Old people often shake their heads and mutter about “the younger generation.” Or they’ll say to one another, “It’s not the way it used to be,” with a solemn look of dismay as if the world was “going to hell in a hand basket.” That’s the problem when an elder like me writes about human-caused climate change: I come close to being a cliché.
Perhaps such sentiments come from nostalgia for a time earlier in one’s life, an era viewed as simpler, slower and more familiar. Friends occasionally email me photo collections that supposedly represent a decade such as the 1950s without a single photo of anyone of color. It’s as if no one other than white people lived in this country. On the other hand, since most filmgoers are younger than my cohort, and if the top 10 grossing movies of a typical week are any indication, most people attending movies today choose deeply dystopian films about the violent end of civilization as we know it.
Reading the material about climate change that’s found on the Internet or stumbling across short pieces in the daily newspaper about freak storms in Yemen, or the diminishing trade winds in Hawaii, would confirm that maybe we are not headed in a direction that could likely sustain civilization. Immersion in this kind of information easily leads to apocalyptic thinking – “The end is near, be very afraid.”
Alternatively, I am encouraged by the energy, courage and commitment of so many young people. Recently we visited a friend of our generation whose son led the Greenpeace campaign that attempted to stop Shell Oil’s Arctic exploration vessel from leaving Portland. Repelling off a bridge to stop a ship requires dedication, yes — also a set of skills I do not have and never did. Another friend’s son works on the restoration of the San Francisco Bay. Climate justice issues attract young people from Houston to Harvard. They organize demonstrations like last year’s People’s Climate March that filled New York City’s streets with 300,000, and they lead blockades like those that derailed the Keystone XL pipeline.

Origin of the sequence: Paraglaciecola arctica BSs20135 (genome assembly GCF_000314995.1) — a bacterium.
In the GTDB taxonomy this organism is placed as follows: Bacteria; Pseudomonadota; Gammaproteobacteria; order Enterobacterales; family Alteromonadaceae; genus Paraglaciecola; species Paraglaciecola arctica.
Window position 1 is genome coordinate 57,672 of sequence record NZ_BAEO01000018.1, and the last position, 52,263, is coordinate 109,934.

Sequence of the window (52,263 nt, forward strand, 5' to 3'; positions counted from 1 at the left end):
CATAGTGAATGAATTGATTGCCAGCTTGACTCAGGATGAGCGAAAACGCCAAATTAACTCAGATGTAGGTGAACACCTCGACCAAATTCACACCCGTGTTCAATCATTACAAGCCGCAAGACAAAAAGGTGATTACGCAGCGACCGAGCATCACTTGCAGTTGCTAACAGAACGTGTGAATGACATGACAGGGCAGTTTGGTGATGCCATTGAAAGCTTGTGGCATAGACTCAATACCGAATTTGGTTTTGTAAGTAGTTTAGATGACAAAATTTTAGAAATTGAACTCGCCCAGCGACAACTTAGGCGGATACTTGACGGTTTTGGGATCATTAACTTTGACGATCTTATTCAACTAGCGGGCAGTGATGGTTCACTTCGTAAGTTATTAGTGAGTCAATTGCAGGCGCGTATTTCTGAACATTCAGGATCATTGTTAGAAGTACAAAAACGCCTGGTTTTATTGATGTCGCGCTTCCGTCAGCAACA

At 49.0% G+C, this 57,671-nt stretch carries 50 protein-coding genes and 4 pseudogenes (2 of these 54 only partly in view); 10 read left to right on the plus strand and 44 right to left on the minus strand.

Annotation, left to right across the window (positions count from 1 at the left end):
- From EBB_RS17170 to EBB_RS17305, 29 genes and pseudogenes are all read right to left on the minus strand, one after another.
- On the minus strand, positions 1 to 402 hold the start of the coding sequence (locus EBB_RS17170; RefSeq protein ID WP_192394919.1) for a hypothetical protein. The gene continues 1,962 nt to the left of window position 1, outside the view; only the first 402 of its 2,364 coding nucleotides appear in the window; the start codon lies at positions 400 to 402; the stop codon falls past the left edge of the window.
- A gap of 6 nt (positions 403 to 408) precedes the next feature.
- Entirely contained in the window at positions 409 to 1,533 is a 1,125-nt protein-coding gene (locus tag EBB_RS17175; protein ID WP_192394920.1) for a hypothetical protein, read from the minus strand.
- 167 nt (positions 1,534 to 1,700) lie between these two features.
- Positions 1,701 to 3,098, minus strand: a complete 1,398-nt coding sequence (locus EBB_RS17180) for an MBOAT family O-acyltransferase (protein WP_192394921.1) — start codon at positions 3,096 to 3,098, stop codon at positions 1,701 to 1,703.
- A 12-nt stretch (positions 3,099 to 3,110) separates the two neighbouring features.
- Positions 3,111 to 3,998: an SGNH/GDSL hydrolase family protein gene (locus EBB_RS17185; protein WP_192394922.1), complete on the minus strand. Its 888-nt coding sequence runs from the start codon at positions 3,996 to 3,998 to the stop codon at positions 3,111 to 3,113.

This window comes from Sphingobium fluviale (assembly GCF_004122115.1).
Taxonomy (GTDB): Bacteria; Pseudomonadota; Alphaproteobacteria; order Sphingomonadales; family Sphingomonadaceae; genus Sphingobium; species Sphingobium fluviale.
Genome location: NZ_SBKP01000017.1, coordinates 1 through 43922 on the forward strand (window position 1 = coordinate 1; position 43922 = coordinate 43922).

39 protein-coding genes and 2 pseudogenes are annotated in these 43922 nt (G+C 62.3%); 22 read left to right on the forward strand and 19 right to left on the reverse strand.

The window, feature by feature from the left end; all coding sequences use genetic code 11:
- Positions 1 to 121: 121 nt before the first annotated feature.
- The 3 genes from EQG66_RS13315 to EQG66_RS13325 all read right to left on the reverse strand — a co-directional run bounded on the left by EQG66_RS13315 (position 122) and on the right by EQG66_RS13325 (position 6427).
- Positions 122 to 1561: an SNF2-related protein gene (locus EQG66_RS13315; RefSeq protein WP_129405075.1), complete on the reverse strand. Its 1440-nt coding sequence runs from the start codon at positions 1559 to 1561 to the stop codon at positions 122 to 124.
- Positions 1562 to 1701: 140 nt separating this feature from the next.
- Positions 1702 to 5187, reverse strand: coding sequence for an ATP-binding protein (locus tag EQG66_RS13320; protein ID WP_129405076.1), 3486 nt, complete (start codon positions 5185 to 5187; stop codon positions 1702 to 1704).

Grace Cagle was only 23 at the time she launched the KXL campaign. She was studying biology at North Texas University when she became an activist. “I know it’s going to take massive, almost unimaginable system change,” she told Wen Stephenson, the author of What We’re Fighting for Now Is Each Other. That’s a far cry from the environmentalism of the established conservation organizations that cut deals with Big Oil and that appear to worry about economic growth as much as the habitability of the planet.
Tim DeChristopher was the guy who made the winning bid at an oil auction in Utah a few years back. He served two years in federal prison because he didn’t intend to actually exploit his purchase — which he also didn’t have the money to buy. Now a seminary student at Harvard Divinity, he seeks to deepen his core values, which, he expects, will be required to stop human-caused climate change. When he speaks of this he talks about “this new challenge of maintaining our humanity as we navigate this period of rapid and intense change.”
Such young deep-ecology activists understand that the struggle will be over everything, that something profound will be required of us, whether or not we save the earth.
Perhaps, in this context, Worcester Polytechnic Institute philosophy professor Roger Gottlieb asked the right question: “Even if we won’t win, should we stop trying to live with love?”
Eve Ensler, famous for writing The Vagina Monologues, might have answered this question when she finished a thought-provoking essay on sex trafficking by saying: “This led me to love, thinking about love, how the failure of this century is a failure of love. What are we being called to do, what are we really made of, each of us alive on this planet today? What kind of love, what depth of love, what fierceness and searing love is required?”
As the human-caused climate change crisis sharpens, the most difficult task will be to continue to love our neighbors, to love one another, as most religious traditions put it. That will require a fortitude and courage beyond our imagination. To love will call upon our deepest reserves, whether we are old or young or somewhere in between.
(Photo by Josh Lopez)